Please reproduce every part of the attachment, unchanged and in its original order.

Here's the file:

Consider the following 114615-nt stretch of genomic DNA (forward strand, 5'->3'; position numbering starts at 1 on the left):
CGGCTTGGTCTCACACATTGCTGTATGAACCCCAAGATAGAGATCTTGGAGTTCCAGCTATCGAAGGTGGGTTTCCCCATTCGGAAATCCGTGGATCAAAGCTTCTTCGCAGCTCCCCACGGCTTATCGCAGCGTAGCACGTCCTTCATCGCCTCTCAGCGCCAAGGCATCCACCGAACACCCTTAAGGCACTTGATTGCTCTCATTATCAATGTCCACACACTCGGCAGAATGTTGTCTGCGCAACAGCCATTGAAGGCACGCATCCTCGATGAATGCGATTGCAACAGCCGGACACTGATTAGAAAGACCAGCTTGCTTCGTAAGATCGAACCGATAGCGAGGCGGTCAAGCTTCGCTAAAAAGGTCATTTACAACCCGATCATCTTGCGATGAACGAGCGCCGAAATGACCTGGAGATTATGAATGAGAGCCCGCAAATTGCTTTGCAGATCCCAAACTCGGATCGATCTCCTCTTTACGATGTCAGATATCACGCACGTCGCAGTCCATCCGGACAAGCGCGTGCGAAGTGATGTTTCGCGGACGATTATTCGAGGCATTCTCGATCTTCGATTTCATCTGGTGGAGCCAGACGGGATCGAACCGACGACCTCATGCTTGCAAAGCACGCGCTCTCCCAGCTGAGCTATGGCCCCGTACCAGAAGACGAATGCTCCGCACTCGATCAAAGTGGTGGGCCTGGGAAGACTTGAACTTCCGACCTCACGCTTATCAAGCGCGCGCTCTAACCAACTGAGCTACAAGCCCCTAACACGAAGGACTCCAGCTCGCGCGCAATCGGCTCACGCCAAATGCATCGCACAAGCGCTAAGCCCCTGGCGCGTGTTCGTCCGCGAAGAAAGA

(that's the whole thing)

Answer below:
Consider the following 114615-nt stretch of genomic DNA (forward strand, 5'->3'; position numbering starts at 1 on the left):
CGGCTTGGTCTCACACATTGCTGTATGAACCCCAAGATAGAGATCTTGGAGTTCCAGCTATCGAAGGTGGGTTTCCCCATTCGGAAATCCGTGGATCAAAGCTTCTTCGCAGCTCCCCACGGCTTATCGCAGCGTAGCACGTCCTTCATCGCCTCTCAGCGCCAAGGCATCCACCGAACACCCTTAAGGCACTTGATTGCTCTCATTATCAATGTCCACACACTCGGCAGAATGTTGTCTGCGCAACAGCCATTGAAGGCACGCATCCTCGATGAATGCGATTGCAACAGCCGGACACTGATTAGAAAGACCAGCTTGCTTCGTAAGATCGAACCGATAGCGAGGCGGTCAAGCTTCGCTAAAAAGGTCATTTACAACCCGATCATCTTGCGATGAACGAGCGCCGAAATGACCTGGAGATTATGAATGAGAGCCCGCAAATTGCTTTGCAGATCCCAAACTCGGATCGATCTCCTCTTTACGATGTCAGATATCACGCACGTCGCAGTCCATCCGGACAAGCGCGTGCGAAGTGATGTTTCGCGGACGATTATTCGAGGCATTCTCGATCTTCGATTTCATCTGGTGGAGCCAGACGGGATCGAACCGACGACCTCATGCTTGCAAAGCACGCGCTCTCCCAGCTGAGCTATGGCCCCGTACCAGAAGACGAATGCTCCGCACTCGATCAAAGTGGTGGGCCTGGGAAGACTTGAACTTCCGACCTCACGCTTATCAAGCGCGCGCTCTAACCAACTGAGCTACAAGCCCCTAACACGAAGGACTCCAGCTCGCGCGCAATCGGCTCACGCCAAATGCATCGCACAAGCGCTAAGCCCCTGGCGCGTGTTCGTCCGCGAAGAAAGA